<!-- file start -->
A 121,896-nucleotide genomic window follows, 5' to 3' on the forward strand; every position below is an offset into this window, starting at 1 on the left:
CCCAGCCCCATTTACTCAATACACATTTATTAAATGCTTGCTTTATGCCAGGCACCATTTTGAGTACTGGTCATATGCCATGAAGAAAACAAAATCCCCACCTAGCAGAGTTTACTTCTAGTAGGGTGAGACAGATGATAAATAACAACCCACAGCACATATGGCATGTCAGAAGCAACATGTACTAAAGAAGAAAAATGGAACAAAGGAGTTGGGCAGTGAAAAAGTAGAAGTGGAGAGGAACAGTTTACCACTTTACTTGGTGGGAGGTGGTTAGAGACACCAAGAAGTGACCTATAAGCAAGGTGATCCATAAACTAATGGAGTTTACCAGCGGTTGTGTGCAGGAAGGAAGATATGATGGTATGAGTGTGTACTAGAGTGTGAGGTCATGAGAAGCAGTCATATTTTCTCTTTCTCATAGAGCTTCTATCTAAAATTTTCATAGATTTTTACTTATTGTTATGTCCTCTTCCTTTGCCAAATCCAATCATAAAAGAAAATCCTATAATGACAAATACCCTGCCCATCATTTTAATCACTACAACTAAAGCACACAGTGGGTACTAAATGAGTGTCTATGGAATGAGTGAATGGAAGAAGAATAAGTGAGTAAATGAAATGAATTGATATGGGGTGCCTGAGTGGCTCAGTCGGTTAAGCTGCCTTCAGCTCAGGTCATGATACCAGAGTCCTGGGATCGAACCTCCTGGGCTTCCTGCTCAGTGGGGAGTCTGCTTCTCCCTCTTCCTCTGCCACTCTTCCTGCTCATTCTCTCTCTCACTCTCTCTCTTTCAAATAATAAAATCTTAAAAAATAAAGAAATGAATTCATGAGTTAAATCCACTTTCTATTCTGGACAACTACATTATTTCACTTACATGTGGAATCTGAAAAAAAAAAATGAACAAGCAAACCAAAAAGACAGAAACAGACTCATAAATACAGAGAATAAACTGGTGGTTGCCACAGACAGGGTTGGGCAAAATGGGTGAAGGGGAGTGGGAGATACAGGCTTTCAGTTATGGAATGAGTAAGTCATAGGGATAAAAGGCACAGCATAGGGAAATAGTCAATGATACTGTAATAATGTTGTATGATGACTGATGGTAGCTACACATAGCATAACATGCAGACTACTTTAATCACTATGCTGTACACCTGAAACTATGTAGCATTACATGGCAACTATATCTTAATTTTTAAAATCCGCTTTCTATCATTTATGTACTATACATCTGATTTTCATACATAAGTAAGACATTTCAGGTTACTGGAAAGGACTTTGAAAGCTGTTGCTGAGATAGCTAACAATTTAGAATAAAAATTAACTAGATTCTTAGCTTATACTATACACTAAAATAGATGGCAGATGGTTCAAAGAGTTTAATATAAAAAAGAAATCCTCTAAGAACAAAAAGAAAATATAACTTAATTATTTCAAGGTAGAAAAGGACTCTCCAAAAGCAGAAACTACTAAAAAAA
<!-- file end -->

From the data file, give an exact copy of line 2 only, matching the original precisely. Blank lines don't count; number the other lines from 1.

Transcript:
CCCAGCCCCATTTACTCAATACACATTTATTAAATGCTTGCTTTATGCCAGGCACCATTTTGAGTACTGGTCATATGCCATGAAGAAAACAAAATCCCCACCTAGCAGAGTTTACTTCTAGTAGGGTGAGACAGATGATAAATAACAACCCACAGCACATATGGCATGTCAGAAGCAACATGTACTAAAGAAGAAAAATGGAACAAAGGAGTTGGGCAGTGAAAAAGTAGAAGTGGAGAGGAACAGTTTACCACTTTACTTGGTGGGAGGTGGTTAGAGACACCAAGAAGTGACCTATAAGCAAGGTGATCCATAAACTAATGGAGTTTACCAGCGGTTGTGTGCAGGAAGGAAGATATGATGGTATGAGTGTGTACTAGAGTGTGAGGTCATGAGAAGCAGTCATATTTTCTCTTTCTCATAGAGCTTCTATCTAAAATTTTCATAGATTTTTACTTATTGTTATGTCCTCTTCCTTTGCCAAATCCAATCATAAAAGAAAATCCTATAATGACAAATACCCTGCCCATCATTTTAATCACTACAACTAAAGCACACAGTGGGTACTAAATGAGTGTCTATGGAATGAGTGAATGGAAGAAGAATAAGTGAGTAAATGAAATGAATTGATATGGGGTGCCTGAGTGGCTCAGTCGGTTAAGCTGCCTTCAGCTCAGGTCATGATACCAGAGTCCTGGGATCGAACCTCCTGGGCTTCCTGCTCAGTGGGGAGTCTGCTTCTCCCTCTTCCTCTGCCACTCTTCCTGCTCATTCTCTCTCTCACTCTCTCTCTTTCAAATAATAAAATCTTAAAAAATAAAGAAATGAATTCATGAGTTAAATCCACTTTCTATTCTGGACAACTACATTATTTCACTTACATGTGGAATCTGAAAAAAAAAAATGAACAAGCAAACCAAAAAGACAGAAACAGACTCATAAATACAGAGAATAAACTGGTGGTTGCCACAGACAGGGTTGGGCAAAATGGGTGAAGGGGAGTGGGAGATACAGGCTTTCAGTTATGGAATGAGTAAGTCATAGGGATAAAAGGCACAGCATAGGGAAATAGTCAATGATACTGTAATAATGTTGTATGATGACTGATGGTAGCTACACATAGCATAACATGCAGACTACTTTAATCACTATGCTGTACACCTGAAACTATGTAGCATTACATGGCAACTATATCTTAATTTTTAAAATCCGCTTTCTATCATTTATGTACTATACATCTGATTTTCATACATAAGTAAGACATTTCAGGTTACTGGAAAGGACTTTGAAAGCTGTTGCTGAGATAGCTAACAATTTAGAATAAAAATTAACTAGATTCTTAGCTTATACTATACACTAAAATAGATGGCAGATGGTTCAAAGAGTTTAATATAAAAAAGAAATCCTCTAAGAACAAAAAGAAAATATAACTTAATTATTTCAAGGTAGAAAAGGACTCTCCAAAAGCAGAAACTACTAAAAAAA